bloated. I'm pissed.
If this web stuff is the only interface between you and us, I'll take
the back seat.

Alain


Alain,

here is what I do

I go to the project I want to watch, I do somekind of search which makes
sense to me, then at the top of the list of search results there is an
xml link. Click on that. Copy the link to rss, and at the end of the
link you have to add:

&os_username=(your user name)&os_password=(your password)

You can create as many rss feeds as you like.

It's retarded but it works.

R

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Exceptions expires very soon and have them as regular bugs is not good idea I'm think. For example many of them may be duplicates and so on.
Keep it couple of EAP and then close that's all.

Another way is to use system which will track developer code location and report that he is in class that caused reported exceptions to look at code and try to fix.
(Just a dream)

TIA,
Dmitry

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Robert

here is what I do

>
>...
>It's retarded but it works.
>

>

With patience, time and resource, you can turn about anything into anything:
http://www.americanbamboo.org/images/BambooBicycle.jpg


Alain

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Hello Eugene,

EB> We are still thinking about what to do with exceptions. Usually
EB> they are of two types:

As i know, JIRA can file isues from POP inbox. Users can simple authorized
send email into specibied box,
for example, bugs@jetrains.com. This sending may perform without user interraction
or via user email client.
In second case, you need to ask user keep existing letter template and subject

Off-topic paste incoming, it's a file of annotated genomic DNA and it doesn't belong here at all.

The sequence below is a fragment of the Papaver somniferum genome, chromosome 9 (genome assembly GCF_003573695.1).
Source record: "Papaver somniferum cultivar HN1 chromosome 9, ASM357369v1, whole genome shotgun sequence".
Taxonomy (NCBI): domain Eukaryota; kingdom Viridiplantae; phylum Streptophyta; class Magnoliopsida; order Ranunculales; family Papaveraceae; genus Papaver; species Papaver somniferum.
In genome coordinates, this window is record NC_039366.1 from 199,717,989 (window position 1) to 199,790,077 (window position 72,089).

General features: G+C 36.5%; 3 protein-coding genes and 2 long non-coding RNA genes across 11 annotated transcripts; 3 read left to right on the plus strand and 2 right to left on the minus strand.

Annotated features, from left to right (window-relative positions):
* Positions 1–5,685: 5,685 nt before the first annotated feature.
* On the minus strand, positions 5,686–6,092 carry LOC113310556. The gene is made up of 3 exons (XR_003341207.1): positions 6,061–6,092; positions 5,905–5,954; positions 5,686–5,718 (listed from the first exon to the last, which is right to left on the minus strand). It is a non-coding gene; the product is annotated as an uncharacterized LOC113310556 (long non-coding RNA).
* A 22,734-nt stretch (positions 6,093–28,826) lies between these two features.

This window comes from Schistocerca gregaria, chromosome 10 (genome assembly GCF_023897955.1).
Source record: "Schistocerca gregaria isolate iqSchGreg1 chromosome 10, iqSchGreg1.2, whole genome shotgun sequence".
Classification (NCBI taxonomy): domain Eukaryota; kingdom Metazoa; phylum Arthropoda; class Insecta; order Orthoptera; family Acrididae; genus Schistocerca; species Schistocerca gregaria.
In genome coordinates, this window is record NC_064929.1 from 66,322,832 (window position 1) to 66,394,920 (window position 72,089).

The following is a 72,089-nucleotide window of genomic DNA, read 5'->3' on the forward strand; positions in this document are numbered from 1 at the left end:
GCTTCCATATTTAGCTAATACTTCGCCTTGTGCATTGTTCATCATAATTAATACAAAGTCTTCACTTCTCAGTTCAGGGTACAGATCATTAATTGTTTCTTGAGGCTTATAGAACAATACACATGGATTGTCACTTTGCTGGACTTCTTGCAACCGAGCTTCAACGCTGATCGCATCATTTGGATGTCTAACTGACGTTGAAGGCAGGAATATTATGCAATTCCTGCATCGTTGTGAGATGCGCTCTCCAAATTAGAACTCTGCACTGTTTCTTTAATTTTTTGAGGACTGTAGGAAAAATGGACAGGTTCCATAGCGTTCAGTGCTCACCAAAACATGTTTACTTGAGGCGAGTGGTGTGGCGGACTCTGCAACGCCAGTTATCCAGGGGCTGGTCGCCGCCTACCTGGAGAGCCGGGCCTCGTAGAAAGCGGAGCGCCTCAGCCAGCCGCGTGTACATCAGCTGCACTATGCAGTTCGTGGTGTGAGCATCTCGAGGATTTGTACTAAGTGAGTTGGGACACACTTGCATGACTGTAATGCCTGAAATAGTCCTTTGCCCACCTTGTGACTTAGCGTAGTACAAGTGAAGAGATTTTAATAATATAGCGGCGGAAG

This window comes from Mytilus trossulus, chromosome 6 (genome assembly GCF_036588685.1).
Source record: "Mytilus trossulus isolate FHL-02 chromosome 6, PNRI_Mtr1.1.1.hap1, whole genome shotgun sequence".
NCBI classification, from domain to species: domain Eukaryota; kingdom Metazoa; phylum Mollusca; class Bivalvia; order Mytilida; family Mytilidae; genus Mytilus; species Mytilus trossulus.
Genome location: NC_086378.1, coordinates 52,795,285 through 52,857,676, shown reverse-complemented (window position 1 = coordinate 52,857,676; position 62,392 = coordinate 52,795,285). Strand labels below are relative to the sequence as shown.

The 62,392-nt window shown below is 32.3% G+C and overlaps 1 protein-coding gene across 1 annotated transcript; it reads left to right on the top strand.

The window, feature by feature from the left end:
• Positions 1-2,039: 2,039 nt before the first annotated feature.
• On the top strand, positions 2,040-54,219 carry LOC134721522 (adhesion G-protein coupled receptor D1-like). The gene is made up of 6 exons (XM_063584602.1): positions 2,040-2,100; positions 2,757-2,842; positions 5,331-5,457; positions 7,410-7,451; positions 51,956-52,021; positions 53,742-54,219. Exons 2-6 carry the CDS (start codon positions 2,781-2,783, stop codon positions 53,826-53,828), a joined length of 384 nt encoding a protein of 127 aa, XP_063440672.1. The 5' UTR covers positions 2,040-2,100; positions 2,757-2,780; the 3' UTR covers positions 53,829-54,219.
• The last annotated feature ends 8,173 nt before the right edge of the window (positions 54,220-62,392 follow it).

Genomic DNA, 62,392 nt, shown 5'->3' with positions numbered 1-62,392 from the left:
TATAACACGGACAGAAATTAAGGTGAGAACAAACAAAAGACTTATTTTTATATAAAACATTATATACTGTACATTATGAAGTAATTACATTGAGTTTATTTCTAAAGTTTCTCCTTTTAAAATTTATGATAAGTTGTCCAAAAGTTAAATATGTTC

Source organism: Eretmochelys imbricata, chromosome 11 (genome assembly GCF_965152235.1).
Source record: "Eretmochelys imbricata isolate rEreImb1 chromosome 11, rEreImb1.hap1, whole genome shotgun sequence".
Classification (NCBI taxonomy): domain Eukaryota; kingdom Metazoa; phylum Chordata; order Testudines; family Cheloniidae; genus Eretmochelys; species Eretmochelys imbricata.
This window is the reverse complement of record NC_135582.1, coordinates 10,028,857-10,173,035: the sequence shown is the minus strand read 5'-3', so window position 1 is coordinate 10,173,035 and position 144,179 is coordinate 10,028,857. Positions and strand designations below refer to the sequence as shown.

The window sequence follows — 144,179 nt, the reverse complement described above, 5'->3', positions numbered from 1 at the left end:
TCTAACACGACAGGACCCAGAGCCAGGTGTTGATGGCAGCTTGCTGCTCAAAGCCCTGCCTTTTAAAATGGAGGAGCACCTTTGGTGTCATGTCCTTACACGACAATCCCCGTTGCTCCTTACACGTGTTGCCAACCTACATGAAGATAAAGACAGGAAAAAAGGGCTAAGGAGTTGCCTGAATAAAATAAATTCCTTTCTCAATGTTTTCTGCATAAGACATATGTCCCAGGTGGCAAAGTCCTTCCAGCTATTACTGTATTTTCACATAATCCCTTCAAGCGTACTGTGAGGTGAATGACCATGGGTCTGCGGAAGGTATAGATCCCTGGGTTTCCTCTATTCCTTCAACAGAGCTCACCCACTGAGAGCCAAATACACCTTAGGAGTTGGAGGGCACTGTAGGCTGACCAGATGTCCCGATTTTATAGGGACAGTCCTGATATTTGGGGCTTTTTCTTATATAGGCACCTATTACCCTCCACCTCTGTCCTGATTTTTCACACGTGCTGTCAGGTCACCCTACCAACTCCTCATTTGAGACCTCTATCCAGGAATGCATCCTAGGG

without global changes.

Thanks!
--
Alexey Efimov, Java Developer
Tops BI
http://www.topsbi.ru

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In article <266309632434971194786744@news.jetbrains.com>,
Alexey Efimov <aefimov@zebra.ru> wrote:

Hello Eugene,

EB> We are still thinking about what to do with exceptions. Usually
EB> they are of two types:

As i know, JIRA can file isues from POP inbox. Users can simple authorized
send email into specibied box,
for example, bugs@jetrains.com. This sending may perform without user
interraction


And cause TONS of duplications because people won't think about looking
first.

R

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Alain Ravet wrote:

How can I link them to newsgroups (in Thunderbird), or email threads?


You can link the XML url as a feed in thunderbirds RSS reader support.

You may need to add &os_user=USERNAME&os_password=PASSWORD to the URL thou

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Mark Derricutt wrote:

You can link the XML url as a feed in thunderbirds RSS reader support.

You may need to add &os_user=USERNAME&os_password=PASSWORD to the URL thou


I tried that, but - please pardon the language - it sucks. For at least two reasons:

- Thunderbird seems to be unable to maintain more than one feed to the same site.
Ok, this is a tool limitation, but still it would annoy the hell outta me to switch
to anything different.

- The items I do get from the feed are always the initial description of an entry.
They do not include any reason or description of the change that caused it to appear